Web 3.0, blockchain, and cryptocurrency are next-generation technologies that many people are talking about, but all these terms can cause some confusion. That’s why we’re bringing you a series of posts demystifying Web 3.0.
In this post, we’ll dive into the differences between permissionless blockchain and permissioned blockchains.
What is permissionless blockchain technology?
Also known as public blockchains, permissionless blockchain technology allows anybody with an internet connection to anonymously join the blockchain network, perform transactions, and store information on the blockchain. With permissionless blockchains, there are no gatekeepers and no single entity restricting access or controlling participation — you don’t need permission to join.
Blockchains are decentralized ledgers. We’ll look at decentralization in more depth in another post. But, basically, decentralization means data about transactions in the blockchain are stored in multiple places across a network, not in one central location.
So how can a permissionless blockchain be secure? Before answering that question, let’s look at the difference between permissioned and permissionless blockchains.
Differences between permissionless and permissioned blockchains
Permissioned blockchains do have gatekeepers. They are limited to only designated participants, and a single entity controls access. That entity could be a group of users, a business, or a government.
You may have heard people talk about Know Your Customer (KYC) and permissioned blockchains together. KYC means the gatekeepers only give access to people they know, which removes the anonymity that permissionless blockchain enjoy.
The limited number of users and the ability to know who users make transactions on the blockchain ledger easier to track and validate. This can make permissioned blockchains seem more secure, but critics point out that in a permissioned blockchain, the gatekeeper is a security risk.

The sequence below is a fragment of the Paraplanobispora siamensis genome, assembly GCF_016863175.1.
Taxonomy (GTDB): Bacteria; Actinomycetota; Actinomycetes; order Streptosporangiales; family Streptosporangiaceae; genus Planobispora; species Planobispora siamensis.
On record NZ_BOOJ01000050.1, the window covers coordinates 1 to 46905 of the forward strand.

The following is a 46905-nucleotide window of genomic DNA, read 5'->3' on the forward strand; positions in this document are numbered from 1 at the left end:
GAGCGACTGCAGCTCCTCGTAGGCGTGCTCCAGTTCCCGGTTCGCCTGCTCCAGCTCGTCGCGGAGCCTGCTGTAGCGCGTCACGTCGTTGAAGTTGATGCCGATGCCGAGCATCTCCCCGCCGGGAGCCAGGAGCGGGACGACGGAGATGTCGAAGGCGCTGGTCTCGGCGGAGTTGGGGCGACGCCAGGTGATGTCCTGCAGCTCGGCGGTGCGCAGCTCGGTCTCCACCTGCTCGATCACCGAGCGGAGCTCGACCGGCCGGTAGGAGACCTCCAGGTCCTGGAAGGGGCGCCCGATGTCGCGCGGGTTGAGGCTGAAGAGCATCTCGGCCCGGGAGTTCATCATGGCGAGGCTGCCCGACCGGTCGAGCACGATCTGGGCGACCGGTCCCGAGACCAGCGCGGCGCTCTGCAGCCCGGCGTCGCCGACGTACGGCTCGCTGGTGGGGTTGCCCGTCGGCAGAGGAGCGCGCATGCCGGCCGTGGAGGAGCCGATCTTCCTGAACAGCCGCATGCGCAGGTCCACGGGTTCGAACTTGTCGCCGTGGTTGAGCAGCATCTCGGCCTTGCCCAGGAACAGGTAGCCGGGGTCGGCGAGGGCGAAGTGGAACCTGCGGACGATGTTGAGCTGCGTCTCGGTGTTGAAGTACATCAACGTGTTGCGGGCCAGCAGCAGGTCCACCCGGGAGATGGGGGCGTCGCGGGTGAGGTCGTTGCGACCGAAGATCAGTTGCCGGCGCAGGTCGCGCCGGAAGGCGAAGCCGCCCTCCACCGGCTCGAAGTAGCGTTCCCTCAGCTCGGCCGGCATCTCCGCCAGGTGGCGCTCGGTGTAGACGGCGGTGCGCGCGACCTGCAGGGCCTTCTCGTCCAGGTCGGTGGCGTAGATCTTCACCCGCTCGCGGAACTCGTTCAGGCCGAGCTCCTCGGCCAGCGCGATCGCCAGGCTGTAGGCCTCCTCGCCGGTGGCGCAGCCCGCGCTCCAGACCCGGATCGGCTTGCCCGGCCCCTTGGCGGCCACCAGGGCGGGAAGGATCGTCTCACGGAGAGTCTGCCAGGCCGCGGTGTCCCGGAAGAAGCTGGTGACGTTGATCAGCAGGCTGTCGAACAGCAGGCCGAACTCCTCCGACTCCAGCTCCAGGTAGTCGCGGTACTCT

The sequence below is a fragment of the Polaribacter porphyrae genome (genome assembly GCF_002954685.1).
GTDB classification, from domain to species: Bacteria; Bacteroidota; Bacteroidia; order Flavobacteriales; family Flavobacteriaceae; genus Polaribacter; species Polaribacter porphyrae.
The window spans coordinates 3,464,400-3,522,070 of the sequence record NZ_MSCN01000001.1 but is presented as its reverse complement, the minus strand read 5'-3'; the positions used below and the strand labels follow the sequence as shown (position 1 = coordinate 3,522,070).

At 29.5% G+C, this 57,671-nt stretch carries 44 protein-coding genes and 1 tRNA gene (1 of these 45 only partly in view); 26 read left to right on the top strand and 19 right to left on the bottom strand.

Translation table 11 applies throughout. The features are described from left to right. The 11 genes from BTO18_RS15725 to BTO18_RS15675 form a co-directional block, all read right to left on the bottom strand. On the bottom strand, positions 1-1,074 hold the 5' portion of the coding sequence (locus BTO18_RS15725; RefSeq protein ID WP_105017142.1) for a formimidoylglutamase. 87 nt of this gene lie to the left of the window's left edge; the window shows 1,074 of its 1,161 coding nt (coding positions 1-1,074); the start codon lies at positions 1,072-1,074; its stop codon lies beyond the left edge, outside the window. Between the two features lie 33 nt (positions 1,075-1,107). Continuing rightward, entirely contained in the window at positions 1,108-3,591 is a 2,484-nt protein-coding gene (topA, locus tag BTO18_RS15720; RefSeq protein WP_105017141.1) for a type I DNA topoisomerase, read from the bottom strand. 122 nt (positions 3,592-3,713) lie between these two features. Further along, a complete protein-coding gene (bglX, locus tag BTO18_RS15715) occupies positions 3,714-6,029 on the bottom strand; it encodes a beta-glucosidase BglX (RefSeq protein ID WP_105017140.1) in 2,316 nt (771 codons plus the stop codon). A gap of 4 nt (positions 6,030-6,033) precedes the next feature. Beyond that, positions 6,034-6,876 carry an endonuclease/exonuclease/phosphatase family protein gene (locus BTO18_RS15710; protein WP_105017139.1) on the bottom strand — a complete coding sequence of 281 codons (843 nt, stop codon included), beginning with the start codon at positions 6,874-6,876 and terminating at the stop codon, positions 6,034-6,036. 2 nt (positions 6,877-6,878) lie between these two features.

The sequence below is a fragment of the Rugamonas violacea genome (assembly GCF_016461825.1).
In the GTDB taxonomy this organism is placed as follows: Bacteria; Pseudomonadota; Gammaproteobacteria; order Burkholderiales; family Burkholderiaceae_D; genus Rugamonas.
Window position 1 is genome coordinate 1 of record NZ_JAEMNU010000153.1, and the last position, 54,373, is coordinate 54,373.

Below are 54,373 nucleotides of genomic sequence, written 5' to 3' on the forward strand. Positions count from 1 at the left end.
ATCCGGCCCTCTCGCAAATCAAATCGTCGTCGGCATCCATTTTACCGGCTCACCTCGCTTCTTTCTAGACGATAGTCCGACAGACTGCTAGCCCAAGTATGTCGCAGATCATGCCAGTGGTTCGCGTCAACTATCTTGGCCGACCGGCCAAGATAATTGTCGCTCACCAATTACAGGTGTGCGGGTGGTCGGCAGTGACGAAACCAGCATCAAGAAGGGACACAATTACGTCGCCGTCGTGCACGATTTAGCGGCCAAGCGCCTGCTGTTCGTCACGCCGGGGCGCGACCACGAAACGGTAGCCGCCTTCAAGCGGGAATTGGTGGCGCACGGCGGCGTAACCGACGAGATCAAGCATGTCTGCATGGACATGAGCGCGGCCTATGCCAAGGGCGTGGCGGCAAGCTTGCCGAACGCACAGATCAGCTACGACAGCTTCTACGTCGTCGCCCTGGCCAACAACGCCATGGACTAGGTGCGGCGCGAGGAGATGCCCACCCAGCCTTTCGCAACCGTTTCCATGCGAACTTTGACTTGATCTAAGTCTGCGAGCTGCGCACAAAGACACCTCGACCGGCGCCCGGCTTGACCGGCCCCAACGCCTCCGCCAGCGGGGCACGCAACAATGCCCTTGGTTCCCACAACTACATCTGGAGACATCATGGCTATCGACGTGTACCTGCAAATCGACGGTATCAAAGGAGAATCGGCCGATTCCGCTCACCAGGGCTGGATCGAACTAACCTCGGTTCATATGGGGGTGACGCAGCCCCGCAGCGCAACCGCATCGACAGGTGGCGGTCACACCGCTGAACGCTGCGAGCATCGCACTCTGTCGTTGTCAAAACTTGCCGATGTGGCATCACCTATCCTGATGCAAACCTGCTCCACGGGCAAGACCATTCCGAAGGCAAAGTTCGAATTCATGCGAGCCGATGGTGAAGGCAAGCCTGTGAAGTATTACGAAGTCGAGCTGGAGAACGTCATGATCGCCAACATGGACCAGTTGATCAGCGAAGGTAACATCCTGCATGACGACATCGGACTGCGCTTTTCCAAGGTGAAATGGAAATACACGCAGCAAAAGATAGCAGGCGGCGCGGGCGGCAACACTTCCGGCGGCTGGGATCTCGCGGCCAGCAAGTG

If the gatekeeper is compromised or chooses to make changes that aren’t appropriate, security is compromised. The lack of transparency for outside oversight makes centralized security riskier than decentralized security.
How can a permissionless blockchain be secure?
In a permissionless blockchain, security is democratized. Blockchain’s traceability ensures that users can’t secretly make changes, and each user has equal control and visibility. More than half the users would need to initiate changes to disrupt a permissionless blockchain. Permissionless blockchain’s security relies on this decentralization of information and power.
However, transparency is a potential weakness of permissionless blockchain. Certain industries or applications may not want every user to hold their proprietary information.
A large number of users also leads to lower performance and scalability issues. Energy efficiency is also a major concern as blockchains grow and use more resources.
Learn more about Web 3.0 and how permissioned and permissionless blockchain can benefit your business
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